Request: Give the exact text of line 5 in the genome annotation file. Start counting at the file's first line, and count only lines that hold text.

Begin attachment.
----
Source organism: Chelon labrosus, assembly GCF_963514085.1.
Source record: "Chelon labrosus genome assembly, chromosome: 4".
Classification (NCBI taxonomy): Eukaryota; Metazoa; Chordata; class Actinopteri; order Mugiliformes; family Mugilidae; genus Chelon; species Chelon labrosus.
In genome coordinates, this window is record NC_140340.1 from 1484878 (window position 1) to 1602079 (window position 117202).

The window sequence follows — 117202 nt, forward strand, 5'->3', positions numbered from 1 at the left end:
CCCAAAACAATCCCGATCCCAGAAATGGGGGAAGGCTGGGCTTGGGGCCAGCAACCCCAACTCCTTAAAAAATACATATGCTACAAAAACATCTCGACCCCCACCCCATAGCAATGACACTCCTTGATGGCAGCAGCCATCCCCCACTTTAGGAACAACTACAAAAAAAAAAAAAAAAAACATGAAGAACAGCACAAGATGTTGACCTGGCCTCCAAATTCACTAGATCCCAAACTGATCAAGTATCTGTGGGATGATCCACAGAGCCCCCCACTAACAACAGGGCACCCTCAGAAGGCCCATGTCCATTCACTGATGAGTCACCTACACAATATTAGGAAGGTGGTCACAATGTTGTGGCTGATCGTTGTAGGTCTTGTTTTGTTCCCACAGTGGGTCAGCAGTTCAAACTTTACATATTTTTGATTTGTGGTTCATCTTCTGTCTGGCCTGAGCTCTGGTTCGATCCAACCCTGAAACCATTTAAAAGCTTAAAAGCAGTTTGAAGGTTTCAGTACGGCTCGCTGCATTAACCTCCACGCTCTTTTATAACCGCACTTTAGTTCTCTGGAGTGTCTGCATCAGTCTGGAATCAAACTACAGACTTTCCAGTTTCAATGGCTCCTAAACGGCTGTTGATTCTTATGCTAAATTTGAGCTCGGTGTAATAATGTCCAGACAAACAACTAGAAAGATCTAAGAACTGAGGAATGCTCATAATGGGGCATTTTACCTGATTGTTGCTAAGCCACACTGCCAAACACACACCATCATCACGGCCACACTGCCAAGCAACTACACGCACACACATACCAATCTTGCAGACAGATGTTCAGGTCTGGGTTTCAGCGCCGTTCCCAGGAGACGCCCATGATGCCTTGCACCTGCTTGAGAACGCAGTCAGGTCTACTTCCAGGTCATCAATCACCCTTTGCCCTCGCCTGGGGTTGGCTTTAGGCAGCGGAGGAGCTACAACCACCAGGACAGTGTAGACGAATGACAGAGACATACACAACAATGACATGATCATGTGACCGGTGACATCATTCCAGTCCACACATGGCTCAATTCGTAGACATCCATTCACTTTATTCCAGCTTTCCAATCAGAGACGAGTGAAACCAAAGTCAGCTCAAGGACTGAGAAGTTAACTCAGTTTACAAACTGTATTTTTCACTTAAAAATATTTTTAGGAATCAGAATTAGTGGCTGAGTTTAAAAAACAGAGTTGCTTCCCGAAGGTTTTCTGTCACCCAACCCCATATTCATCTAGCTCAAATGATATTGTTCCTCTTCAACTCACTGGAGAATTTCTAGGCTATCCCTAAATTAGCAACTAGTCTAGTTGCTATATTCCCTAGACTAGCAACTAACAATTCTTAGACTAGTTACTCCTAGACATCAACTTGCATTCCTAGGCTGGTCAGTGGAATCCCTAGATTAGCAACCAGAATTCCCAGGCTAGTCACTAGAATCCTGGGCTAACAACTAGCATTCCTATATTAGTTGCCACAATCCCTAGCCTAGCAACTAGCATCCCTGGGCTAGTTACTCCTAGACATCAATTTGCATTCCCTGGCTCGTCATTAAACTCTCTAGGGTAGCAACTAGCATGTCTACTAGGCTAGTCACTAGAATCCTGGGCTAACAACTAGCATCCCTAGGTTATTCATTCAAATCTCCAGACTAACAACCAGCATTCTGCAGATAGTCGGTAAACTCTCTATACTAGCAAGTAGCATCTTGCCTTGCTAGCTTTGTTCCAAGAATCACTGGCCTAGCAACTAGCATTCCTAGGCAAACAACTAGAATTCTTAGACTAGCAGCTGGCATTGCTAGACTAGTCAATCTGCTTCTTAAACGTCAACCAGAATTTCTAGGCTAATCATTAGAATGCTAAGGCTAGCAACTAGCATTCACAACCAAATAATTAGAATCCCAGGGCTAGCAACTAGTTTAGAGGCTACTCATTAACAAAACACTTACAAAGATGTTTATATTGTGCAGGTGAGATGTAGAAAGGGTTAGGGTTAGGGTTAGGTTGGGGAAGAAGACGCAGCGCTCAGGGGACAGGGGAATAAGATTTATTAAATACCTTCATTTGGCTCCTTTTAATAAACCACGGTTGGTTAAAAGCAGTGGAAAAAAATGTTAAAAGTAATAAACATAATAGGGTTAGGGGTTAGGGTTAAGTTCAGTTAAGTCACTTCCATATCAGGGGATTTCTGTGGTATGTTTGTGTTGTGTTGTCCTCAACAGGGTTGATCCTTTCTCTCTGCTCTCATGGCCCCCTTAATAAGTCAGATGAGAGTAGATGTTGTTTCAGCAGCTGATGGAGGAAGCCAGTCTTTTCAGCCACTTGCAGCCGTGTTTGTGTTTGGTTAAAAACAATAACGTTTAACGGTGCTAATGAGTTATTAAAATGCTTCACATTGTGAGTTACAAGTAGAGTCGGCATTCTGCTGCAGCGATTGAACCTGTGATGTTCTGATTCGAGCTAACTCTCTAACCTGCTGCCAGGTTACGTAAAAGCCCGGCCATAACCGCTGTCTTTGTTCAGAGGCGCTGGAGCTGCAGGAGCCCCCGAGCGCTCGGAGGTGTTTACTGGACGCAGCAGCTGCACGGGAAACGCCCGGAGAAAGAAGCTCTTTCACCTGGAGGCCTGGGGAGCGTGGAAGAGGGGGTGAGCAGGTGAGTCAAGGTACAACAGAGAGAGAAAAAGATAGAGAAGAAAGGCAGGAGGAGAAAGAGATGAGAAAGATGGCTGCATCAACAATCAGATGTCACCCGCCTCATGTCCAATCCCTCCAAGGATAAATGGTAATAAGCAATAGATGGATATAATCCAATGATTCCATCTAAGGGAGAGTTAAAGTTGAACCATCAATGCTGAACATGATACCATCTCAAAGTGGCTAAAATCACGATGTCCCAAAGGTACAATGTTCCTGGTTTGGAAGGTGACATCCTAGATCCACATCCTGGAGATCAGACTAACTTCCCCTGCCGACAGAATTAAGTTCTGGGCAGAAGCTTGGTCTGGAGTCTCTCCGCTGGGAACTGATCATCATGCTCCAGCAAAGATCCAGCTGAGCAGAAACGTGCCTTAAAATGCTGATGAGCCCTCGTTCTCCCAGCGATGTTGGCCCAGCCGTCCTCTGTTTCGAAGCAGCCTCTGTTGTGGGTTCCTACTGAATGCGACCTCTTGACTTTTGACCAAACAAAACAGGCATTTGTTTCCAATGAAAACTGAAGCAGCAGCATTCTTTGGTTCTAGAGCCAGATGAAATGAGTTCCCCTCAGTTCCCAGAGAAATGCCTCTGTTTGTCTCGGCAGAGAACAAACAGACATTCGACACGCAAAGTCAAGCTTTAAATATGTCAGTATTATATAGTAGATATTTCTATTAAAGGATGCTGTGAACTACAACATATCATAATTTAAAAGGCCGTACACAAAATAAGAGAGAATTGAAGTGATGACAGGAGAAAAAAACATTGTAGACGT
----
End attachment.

The window sequence follows — 117202 nt, forward strand, 5'->3', positions numbered from 1 at the left end: